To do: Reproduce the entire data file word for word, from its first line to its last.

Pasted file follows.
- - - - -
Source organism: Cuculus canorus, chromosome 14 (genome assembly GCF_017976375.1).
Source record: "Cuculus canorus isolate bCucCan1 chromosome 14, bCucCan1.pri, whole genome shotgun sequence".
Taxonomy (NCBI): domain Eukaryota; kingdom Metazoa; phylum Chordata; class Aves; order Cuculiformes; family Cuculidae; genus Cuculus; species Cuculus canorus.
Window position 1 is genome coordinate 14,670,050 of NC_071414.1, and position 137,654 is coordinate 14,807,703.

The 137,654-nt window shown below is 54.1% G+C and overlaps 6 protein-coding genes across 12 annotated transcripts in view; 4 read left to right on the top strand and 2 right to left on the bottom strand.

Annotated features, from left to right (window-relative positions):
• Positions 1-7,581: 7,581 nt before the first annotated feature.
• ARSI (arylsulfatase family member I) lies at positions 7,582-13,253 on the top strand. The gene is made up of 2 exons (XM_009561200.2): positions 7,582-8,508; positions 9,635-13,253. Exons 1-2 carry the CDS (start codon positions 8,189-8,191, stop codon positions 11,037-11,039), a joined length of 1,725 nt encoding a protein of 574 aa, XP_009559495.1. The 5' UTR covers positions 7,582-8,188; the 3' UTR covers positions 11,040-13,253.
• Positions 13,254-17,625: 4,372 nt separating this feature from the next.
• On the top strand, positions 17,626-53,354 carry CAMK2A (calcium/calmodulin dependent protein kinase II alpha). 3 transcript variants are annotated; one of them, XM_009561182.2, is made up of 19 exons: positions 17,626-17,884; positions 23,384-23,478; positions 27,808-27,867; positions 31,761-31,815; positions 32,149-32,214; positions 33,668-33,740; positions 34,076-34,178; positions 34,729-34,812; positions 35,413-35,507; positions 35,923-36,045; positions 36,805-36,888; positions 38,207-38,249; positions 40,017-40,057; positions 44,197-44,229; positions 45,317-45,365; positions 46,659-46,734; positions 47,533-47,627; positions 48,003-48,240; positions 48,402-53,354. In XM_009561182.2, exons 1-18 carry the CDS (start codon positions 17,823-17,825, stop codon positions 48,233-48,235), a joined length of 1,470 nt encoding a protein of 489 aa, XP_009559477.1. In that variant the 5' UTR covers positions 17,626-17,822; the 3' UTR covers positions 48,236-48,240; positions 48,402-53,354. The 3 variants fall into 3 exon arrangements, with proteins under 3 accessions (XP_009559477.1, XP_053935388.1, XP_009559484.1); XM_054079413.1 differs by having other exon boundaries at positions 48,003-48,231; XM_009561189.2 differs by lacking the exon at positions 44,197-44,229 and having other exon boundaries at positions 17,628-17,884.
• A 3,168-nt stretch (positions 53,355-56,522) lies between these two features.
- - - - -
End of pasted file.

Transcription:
Source organism: Cuculus canorus, chromosome 14 (genome assembly GCF_017976375.1).
Source record: "Cuculus canorus isolate bCucCan1 chromosome 14, bCucCan1.pri, whole genome shotgun sequence".
Taxonomy (NCBI): domain Eukaryota; kingdom Metazoa; phylum Chordata; class Aves; order Cuculiformes; family Cuculidae; genus Cuculus; species Cuculus canorus.
Window position 1 is genome coordinate 14,670,050 of NC_071414.1, and position 137,654 is coordinate 14,807,703.

The 137,654-nt window shown below is 54.1% G+C and overlaps 6 protein-coding genes across 12 annotated transcripts in view; 4 read left to right on the top strand and 2 right to left on the bottom strand.

Annotated features, from left to right (window-relative positions):
• Positions 1-7,581: 7,581 nt before the first annotated feature.
• ARSI (arylsulfatase family member I) lies at positions 7,582-13,253 on the top strand. The gene is made up of 2 exons (XM_009561200.2): positions 7,582-8,508; positions 9,635-13,253. Exons 1-2 carry the CDS (start codon positions 8,189-8,191, stop codon positions 11,037-11,039), a joined length of 1,725 nt encoding a protein of 574 aa, XP_009559495.1. The 5' UTR covers positions 7,582-8,188; the 3' UTR covers positions 11,040-13,253.
• Positions 13,254-17,625: 4,372 nt separating this feature from the next.
• On the top strand, positions 17,626-53,354 carry CAMK2A (calcium/calmodulin dependent protein kinase II alpha). 3 transcript variants are annotated; one of them, XM_009561182.2, is made up of 19 exons: positions 17,626-17,884; positions 23,384-23,478; positions 27,808-27,867; positions 31,761-31,815; positions 32,149-32,214; positions 33,668-33,740; positions 34,076-34,178; positions 34,729-34,812; positions 35,413-35,507; positions 35,923-36,045; positions 36,805-36,888; positions 38,207-38,249; positions 40,017-40,057; positions 44,197-44,229; positions 45,317-45,365; positions 46,659-46,734; positions 47,533-47,627; positions 48,003-48,240; positions 48,402-53,354. In XM_009561182.2, exons 1-18 carry the CDS (start codon positions 17,823-17,825, stop codon positions 48,233-48,235), a joined length of 1,470 nt encoding a protein of 489 aa, XP_009559477.1. In that variant the 5' UTR covers positions 17,626-17,822; the 3' UTR covers positions 48,236-48,240; positions 48,402-53,354. The 3 variants fall into 3 exon arrangements, with proteins under 3 accessions (XP_009559477.1, XP_053935388.1, XP_009559484.1); XM_054079413.1 differs by having other exon boundaries at positions 48,003-48,231; XM_009561189.2 differs by lacking the exon at positions 44,197-44,229 and having other exon boundaries at positions 17,628-17,884.
• A 3,168-nt stretch (positions 53,355-56,522) lies between these two features.